Trial of anti-nuclear activists ends with unusual sentence via The National Catholic Reporter

KANSAS CITY, MO. Defense attorney Henry Stoever meekly approached the bench of Presiding Judge Ardie Bland Dec. 13, complaining that security had refused to let him bring certain pieces of evidence into the courthouse: a full-sized wooden door with a banner proclaiming, “Open the door to a nuclear weapons free world!”, as well as an array of picket signs.

Stoever was representing eight nuclear protesters on this unlucky trial date, and Bland, who had sentenced other nuclear activists to jail just two years prior, was the inauspicious icing on the cake.

Bland’s eyebrows rose at Stoever’s odd request and the packed courthouse tensed for the inevitable ridicule.

“Well, I permit it!” Bland said.

With that statement, Bland set the tone for the next three hours, as protest songs, jokes about national security and even the elderly reveries of Oblate Fr. Carl Kabat, 80, and Franciscan Fr. Jerome Zawada, 76, were permitted in the Kansas City municipal courtroom.

The eight activists were pleading not guilty to charges of trespassing onto the relocated National Nuclear Security Administration’s Kansas City Plant July 13. Since 1949, the plant has produced or acquired “about 85 percent of the components that go into a typical nuclear weapon,” according to the Government Accountability Office. It took a year to move the nearly 3 million-square-foot facility 8 miles, and the relocation alone cost $80 million, according to a plant press release.
After listening to Stoever’s impassioned closing argument, Bland invited the eight defendants to approach the bench. Offhandedly, he pronounced them guilty of trespassing.

“I volunteered to take this case because I’ve done this before with Mr. Stoever and I find it interesting,” Bland said, in reference to the activists he sentenced to jail two years ago. “If you’re not getting to anyone else, you’re getting to me. I think you’re educating, because every time I learn something.”
“I want to do something a little different,” Bland continued. “I want to say, I totally understand the argument made about Rosa Parks. I’ve done a significant amount of research on the civil rights movement, and they all suffered the consequences. … However, I think the more significant thing is that the world was changed by their actions. I can sit here before you, as a black man, doing justice.”

Then Bland announced the sentence, shocking the courtroom.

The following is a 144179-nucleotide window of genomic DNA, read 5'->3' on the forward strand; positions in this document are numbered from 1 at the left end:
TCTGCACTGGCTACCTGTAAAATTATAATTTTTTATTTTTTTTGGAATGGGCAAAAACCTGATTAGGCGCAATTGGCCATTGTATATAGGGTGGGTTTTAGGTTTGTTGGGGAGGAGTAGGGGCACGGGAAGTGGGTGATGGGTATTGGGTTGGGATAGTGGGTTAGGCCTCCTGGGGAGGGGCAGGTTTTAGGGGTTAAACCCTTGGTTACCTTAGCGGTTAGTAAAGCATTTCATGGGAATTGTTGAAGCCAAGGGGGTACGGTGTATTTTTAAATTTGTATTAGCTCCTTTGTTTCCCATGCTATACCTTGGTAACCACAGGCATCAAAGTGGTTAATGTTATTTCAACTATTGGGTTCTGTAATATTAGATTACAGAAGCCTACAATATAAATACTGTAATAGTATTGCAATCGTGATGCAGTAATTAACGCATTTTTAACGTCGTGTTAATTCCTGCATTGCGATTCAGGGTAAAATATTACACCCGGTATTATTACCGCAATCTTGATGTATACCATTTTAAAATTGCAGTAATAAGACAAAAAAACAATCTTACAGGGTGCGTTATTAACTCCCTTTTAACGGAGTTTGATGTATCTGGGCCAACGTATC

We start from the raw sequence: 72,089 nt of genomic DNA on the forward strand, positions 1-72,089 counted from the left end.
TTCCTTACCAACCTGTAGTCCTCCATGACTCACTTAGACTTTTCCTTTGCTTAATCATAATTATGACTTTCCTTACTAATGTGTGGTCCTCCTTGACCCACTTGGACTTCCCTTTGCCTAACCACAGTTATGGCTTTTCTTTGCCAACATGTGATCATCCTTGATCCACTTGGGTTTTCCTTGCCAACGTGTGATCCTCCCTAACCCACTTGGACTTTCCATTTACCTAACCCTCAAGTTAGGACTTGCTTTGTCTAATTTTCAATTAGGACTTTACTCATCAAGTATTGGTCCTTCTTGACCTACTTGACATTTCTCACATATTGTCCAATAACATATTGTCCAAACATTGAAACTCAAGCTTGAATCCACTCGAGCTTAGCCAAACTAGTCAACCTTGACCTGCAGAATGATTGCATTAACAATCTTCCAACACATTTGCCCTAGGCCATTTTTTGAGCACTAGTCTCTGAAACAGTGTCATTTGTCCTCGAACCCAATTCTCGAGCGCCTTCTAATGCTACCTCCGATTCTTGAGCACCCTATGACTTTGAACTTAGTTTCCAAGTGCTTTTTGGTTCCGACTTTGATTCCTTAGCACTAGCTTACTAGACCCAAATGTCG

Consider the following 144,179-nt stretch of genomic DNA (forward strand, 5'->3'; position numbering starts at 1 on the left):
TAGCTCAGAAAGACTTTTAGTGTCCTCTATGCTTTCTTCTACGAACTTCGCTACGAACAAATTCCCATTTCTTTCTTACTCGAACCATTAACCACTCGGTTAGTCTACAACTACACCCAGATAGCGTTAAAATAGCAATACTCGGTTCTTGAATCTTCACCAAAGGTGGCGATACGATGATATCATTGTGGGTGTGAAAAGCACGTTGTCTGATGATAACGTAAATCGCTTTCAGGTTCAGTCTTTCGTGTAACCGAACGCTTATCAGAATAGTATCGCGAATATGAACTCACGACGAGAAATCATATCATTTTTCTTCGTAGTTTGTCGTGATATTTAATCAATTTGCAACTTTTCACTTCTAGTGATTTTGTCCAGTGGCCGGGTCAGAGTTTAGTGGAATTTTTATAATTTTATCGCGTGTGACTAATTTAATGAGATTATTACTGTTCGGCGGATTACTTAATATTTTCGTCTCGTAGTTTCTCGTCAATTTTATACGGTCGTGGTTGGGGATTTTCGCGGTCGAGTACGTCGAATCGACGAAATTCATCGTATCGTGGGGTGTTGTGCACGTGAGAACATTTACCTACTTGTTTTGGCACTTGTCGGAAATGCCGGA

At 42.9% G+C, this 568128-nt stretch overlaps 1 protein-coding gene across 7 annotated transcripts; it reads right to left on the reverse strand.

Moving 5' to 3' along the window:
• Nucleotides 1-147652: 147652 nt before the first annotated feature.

“I want each one of you to write a one-page, single-spaced essay on each of the following six topics,” Bland said. “Your responses will be attached to the court record, which is a public record. They will exist as long as Kansas City exists. My way will give you a chance to say what you want to say.” (See sidebar below.)

The defendants were not given a printed copy of the essay questions. It appeared that Bland had come up with the questions during the trial.
A sentence of six essay questions

The following are six questions posed on the spot by Presiding Judge Ardie Bland in the Dec. 13 trial against eight nuclear protesters charged with trespassing onto the Kansas City Plant. Bland found the defendants guilty of the crime, but instead of jail or community service, he sentenced the group to writing a one-page, single-spaced answer to each of the questions.

1. If North Korea, China or one of the Middle Eastern countries dropped a nuclear bomb on a U.S. city tomorrow, would that change your opinion about nuclear weapons?

2. If Germany or Japan had used nuclear weapons first in World War II, do you think that would have changed your opinion?

3. What would you say to those who say, “If we [the U.S.] do not have the big stick, that is, if we get rid of our nuclear weapons, and other countries develop nuclear weapons, then we do not have the opportunity to fight back”?

4. You defendants say you are Christians and one is a Buddhist. Fr. [Carl] Kabat says that you should disobey ungodly laws. How do you respond to someone who believes there is no God? Who is to say what God believes, for example, when Christians used God to justify slavery and the Crusades?

5. How do you respond to those who have a God different from you when they argue that their religion is to crush others into dust?

6. Who determines what “God’s law” is, given the history of the USA and the world?

— Compiled from notes taken in the courtroom by NCR and defense attorney Henry Stoever

For photos and more see here.

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One Response to Trial of anti-nuclear activists ends with unusual sentence via The National Catholic Reporter

  1. norma field says:

    An inspiring lesson about the human capacity to learn; and what a brilliant set of questions for antinuclear activists.

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